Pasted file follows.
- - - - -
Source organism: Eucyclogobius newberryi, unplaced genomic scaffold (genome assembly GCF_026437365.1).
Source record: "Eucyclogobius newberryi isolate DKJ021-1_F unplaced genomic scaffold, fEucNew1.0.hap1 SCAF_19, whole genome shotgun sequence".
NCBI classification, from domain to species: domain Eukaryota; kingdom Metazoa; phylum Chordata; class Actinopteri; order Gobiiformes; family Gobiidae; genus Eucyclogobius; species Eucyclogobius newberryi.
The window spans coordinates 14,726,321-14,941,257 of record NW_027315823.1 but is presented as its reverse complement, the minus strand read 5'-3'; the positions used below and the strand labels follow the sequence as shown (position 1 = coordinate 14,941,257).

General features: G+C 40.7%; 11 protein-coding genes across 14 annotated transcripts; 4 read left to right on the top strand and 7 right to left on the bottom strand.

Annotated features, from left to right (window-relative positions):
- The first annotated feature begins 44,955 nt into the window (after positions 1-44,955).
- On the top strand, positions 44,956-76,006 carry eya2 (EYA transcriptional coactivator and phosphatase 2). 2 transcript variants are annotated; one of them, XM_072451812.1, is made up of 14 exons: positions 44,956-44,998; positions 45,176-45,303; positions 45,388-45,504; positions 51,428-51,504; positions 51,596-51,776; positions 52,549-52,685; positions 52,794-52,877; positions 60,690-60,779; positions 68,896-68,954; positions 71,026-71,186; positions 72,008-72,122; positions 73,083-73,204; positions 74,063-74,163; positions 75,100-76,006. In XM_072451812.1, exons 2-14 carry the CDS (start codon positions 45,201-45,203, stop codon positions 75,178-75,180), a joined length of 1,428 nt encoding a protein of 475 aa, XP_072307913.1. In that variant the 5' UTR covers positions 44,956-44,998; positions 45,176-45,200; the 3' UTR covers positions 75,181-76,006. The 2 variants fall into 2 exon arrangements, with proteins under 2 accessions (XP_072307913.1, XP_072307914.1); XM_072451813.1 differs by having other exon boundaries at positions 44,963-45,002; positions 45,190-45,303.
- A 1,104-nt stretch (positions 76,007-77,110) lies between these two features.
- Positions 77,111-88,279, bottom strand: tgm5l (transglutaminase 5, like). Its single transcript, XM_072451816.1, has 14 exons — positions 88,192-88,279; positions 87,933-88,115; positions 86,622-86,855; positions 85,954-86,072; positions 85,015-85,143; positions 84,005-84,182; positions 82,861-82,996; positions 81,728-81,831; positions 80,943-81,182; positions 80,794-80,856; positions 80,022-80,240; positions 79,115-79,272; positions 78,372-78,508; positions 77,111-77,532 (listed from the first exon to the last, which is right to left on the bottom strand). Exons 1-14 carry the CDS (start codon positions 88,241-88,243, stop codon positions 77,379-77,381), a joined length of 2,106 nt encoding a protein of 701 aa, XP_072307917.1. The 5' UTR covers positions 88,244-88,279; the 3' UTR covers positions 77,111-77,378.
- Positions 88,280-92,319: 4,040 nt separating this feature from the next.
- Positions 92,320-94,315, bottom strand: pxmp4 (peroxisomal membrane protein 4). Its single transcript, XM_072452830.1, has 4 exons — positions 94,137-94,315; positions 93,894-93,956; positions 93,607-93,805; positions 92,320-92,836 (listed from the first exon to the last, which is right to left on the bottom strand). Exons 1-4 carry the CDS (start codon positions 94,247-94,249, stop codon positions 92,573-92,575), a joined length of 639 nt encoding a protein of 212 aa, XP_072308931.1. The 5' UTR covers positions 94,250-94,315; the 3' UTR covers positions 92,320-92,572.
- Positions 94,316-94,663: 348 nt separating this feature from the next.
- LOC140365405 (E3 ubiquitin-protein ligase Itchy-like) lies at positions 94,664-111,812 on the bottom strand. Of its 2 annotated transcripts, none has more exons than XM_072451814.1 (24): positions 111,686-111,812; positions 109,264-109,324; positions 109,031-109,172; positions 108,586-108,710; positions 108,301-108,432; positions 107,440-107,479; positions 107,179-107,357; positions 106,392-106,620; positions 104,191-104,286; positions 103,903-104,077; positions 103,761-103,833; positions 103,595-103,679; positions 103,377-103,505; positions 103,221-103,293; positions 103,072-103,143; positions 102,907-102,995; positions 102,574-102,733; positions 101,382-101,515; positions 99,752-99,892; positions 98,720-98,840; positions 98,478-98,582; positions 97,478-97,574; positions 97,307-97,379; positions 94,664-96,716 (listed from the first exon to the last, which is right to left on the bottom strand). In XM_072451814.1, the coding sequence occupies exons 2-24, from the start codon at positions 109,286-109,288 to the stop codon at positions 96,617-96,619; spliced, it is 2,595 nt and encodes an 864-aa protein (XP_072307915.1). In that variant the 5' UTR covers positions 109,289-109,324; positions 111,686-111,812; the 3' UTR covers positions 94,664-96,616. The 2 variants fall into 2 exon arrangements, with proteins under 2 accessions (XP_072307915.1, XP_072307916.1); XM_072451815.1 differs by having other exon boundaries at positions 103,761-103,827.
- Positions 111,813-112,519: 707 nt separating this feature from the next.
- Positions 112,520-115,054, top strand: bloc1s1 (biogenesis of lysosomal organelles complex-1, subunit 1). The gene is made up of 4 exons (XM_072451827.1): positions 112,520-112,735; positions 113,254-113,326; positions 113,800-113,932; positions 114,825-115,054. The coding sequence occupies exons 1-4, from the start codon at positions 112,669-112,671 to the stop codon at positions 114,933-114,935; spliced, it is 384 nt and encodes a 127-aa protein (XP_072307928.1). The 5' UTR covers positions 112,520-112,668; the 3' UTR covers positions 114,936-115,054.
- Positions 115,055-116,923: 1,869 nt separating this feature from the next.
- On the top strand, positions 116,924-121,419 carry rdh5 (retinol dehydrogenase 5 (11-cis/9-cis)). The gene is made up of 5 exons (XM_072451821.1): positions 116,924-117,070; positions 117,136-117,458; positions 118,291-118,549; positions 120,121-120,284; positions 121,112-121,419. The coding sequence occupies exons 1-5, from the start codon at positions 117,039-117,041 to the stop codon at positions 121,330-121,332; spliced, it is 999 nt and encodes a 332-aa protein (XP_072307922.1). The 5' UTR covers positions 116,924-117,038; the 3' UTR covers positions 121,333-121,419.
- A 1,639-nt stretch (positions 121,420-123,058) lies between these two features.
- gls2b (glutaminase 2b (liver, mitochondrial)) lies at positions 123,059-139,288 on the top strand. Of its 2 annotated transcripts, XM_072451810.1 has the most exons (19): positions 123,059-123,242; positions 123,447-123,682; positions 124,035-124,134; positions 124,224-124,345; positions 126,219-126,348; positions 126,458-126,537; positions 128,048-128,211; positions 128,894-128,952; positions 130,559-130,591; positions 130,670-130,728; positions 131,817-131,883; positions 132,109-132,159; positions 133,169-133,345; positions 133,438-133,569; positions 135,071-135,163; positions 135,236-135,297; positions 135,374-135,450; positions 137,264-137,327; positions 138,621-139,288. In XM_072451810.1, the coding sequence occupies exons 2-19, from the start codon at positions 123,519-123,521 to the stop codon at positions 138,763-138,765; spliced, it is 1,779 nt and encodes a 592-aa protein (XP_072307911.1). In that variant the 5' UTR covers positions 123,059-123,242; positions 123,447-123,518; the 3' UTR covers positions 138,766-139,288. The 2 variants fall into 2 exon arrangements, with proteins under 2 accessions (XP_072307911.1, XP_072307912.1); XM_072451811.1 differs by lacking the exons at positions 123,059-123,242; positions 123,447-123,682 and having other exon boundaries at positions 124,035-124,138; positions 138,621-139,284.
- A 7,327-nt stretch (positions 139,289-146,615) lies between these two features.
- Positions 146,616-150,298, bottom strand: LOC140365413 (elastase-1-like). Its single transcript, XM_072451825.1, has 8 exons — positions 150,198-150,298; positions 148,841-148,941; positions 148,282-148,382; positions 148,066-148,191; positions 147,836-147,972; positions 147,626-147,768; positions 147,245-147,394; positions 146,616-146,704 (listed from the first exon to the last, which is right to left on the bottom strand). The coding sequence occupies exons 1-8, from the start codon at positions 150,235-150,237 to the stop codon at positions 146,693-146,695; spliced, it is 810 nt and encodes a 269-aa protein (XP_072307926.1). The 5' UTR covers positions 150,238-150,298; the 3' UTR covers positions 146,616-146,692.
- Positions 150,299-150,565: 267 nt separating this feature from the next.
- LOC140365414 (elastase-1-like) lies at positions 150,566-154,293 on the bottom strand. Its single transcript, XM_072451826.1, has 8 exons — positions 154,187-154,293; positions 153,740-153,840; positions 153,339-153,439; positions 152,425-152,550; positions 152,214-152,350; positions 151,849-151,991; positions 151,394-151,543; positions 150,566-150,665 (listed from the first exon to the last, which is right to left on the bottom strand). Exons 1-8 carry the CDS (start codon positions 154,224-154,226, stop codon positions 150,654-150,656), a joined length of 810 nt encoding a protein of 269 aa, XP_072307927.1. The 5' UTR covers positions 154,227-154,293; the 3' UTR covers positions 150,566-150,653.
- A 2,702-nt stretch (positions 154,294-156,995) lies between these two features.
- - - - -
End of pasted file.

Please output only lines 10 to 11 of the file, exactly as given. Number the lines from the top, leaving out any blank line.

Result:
- Positions 77,111-88,279, bottom strand: tgm5l (transglutaminase 5, like). Its single transcript, XM_072451816.1, has 14 exons — positions 88,192-88,279; positions 87,933-88,115; positions 86,622-86,855; positions 85,954-86,072; positions 85,015-85,143; positions 84,005-84,182; positions 82,861-82,996; positions 81,728-81,831; positions 80,943-81,182; positions 80,794-80,856; positions 80,022-80,240; positions 79,115-79,272; positions 78,372-78,508; positions 77,111-77,532 (listed from the first exon to the last, which is right to left on the bottom strand). Exons 1-14 carry the CDS (start codon positions 88,241-88,243, stop codon positions 77,379-77,381), a joined length of 2,106 nt encoding a protein of 701 aa, XP_072307917.1. The 5' UTR covers positions 88,244-88,279; the 3' UTR covers positions 77,111-77,378.
- Positions 88,280-92,319: 4,040 nt separating this feature from the next.